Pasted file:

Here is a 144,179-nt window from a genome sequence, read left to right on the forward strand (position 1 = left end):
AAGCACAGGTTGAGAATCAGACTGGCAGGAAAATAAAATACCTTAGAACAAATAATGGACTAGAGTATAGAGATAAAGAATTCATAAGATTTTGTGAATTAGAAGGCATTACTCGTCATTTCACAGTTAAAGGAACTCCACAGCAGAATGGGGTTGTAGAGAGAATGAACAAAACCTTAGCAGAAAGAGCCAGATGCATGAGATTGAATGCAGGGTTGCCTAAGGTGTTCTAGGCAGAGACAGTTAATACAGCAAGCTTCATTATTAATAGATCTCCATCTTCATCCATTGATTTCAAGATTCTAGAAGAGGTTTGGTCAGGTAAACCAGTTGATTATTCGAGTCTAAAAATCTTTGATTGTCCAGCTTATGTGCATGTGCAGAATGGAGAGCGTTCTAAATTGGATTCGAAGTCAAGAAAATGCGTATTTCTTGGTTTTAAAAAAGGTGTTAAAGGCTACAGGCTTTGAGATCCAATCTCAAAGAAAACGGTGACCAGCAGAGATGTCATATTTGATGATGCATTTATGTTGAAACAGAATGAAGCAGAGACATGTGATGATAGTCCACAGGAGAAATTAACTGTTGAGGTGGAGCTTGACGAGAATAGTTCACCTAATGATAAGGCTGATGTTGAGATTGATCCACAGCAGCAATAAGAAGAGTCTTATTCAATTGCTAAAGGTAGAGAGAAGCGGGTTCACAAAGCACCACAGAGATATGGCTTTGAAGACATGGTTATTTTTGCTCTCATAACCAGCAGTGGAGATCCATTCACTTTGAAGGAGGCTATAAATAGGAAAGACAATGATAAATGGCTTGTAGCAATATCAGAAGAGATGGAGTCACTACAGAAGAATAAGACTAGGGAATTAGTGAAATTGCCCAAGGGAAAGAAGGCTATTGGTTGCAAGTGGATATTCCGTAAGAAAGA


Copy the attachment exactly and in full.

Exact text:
Here is a 144,179-nt window from a genome sequence, read left to right on the forward strand (position 1 = left end):
AAGCACAGGTTGAGAATCAGACTGGCAGGAAAATAAAATACCTTAGAACAAATAATGGACTAGAGTATAGAGATAAAGAATTCATAAGATTTTGTGAATTAGAAGGCATTACTCGTCATTTCACAGTTAAAGGAACTCCACAGCAGAATGGGGTTGTAGAGAGAATGAACAAAACCTTAGCAGAAAGAGCCAGATGCATGAGATTGAATGCAGGGTTGCCTAAGGTGTTCTAGGCAGAGACAGTTAATACAGCAAGCTTCATTATTAATAGATCTCCATCTTCATCCATTGATTTCAAGATTCTAGAAGAGGTTTGGTCAGGTAAACCAGTTGATTATTCGAGTCTAAAAATCTTTGATTGTCCAGCTTATGTGCATGTGCAGAATGGAGAGCGTTCTAAATTGGATTCGAAGTCAAGAAAATGCGTATTTCTTGGTTTTAAAAAAGGTGTTAAAGGCTACAGGCTTTGAGATCCAATCTCAAAGAAAACGGTGACCAGCAGAGATGTCATATTTGATGATGCATTTATGTTGAAACAGAATGAAGCAGAGACATGTGATGATAGTCCACAGGAGAAATTAACTGTTGAGGTGGAGCTTGACGAGAATAGTTCACCTAATGATAAGGCTGATGTTGAGATTGATCCACAGCAGCAATAAGAAGAGTCTTATTCAATTGCTAAAGGTAGAGAGAAGCGGGTTCACAAAGCACCACAGAGATATGGCTTTGAAGACATGGTTATTTTTGCTCTCATAACCAGCAGTGGAGATCCATTCACTTTGAAGGAGGCTATAAATAGGAAAGACAATGATAAATGGCTTGTAGCAATATCAGAAGAGATGGAGTCACTACAGAAGAATAAGACTAGGGAATTAGTGAAATTGCCCAAGGGAAAGAAGGCTATTGGTTGCAAGTGGATATTCCGTAAGAAAGA